For example, the best place to take a dump could be in a plastic bag or a two-foot deep hole that you dig in your backyard. Or perhaps you'll end up using a communal outhouse that someone will have built at the park down the street. Unless of course you've purchased an emergency earthquake kit that includes a "honey bucket"—a large bucket with a toilet seat that snaps on top, and lined with plastic bags.
Local radio stations will provide updates to the public so experts recommend having a "crank" radio (these have a handle that you wind up to power) and say that a solar charger for our short-lived phone batteries will come in handy.
Laurie Pearce, who sits on the Disaster Psychosocial Services Council of BC, explains that neither the provincial or federal government have a dedicated emergency service they can deploy. It won't be like you see on the news after a disaster in the United States where FEMA and the National Guard arrive on the scene immediately.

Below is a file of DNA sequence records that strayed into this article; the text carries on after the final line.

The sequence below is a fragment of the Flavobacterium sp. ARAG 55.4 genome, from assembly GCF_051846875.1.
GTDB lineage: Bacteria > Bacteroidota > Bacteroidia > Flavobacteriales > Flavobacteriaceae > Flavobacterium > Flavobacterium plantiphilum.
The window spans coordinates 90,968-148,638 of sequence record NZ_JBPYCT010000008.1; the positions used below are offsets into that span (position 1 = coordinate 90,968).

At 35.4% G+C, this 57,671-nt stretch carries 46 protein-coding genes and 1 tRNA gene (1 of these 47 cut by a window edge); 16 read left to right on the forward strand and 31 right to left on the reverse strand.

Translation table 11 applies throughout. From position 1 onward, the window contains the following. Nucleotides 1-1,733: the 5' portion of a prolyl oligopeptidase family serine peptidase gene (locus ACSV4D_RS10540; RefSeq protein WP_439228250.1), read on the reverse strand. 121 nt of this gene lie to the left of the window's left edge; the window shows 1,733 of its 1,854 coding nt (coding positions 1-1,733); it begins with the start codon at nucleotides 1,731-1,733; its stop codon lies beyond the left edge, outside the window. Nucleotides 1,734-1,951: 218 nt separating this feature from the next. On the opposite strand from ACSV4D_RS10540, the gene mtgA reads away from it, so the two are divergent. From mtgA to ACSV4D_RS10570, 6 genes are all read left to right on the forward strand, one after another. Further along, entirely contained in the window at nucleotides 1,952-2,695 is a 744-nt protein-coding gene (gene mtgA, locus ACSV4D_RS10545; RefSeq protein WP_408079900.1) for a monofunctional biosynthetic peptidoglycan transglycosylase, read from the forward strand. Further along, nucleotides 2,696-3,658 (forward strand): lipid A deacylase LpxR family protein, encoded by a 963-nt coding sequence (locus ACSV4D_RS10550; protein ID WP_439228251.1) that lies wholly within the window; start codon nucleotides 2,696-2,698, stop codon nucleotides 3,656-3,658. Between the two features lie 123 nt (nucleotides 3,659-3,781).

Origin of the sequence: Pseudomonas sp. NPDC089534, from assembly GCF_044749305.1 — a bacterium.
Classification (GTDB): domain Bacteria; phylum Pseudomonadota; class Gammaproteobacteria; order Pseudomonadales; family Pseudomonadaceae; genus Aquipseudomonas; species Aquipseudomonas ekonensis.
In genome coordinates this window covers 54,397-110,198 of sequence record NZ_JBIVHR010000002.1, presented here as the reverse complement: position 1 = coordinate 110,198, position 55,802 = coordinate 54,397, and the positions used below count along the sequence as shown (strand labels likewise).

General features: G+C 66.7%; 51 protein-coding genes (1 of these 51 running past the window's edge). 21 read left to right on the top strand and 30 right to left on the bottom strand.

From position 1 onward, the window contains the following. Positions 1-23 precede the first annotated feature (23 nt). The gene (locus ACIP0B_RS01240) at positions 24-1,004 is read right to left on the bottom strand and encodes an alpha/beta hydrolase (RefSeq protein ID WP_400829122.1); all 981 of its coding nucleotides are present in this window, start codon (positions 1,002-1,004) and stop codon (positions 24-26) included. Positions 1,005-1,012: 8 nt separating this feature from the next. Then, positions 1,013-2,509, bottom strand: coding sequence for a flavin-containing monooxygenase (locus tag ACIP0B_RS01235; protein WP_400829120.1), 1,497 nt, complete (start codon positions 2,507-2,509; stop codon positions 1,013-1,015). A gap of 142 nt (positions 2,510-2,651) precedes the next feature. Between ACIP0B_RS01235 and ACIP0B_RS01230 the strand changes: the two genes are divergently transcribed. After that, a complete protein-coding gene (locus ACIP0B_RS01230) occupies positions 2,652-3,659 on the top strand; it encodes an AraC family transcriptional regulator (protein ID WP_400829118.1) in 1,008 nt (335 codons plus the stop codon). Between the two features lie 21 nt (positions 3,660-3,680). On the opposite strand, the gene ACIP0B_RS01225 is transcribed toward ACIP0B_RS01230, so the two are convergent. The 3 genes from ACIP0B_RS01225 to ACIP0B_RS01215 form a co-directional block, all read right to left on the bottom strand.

Pearce reminds us that Canada's military is small with very little presence in B.C. They'd have to deploy from Alberta and land in Abbotsford where, fingers crossed, the airport tarmacs are still intact.
The Red Cross and Salvation Army will be helping she says, but they won't have enough volunteers to respond to everyone's needs. "The government will not be there to help you. It just cannot be there," says Pearce.
In terms of emergency response, Pearce says coordination is something both the federal and provincial governments will be able to help with, but providing direct services will be up to non-governmental organizations. Basically, we'll be on our own and given how well the city copes with a light snowfall it will be a rough few weeks and months.
"Our (government's) response mechanism is to look at volunteers going to open up reception centres for people that can't go back to their homes. But then after that, there is no real plan."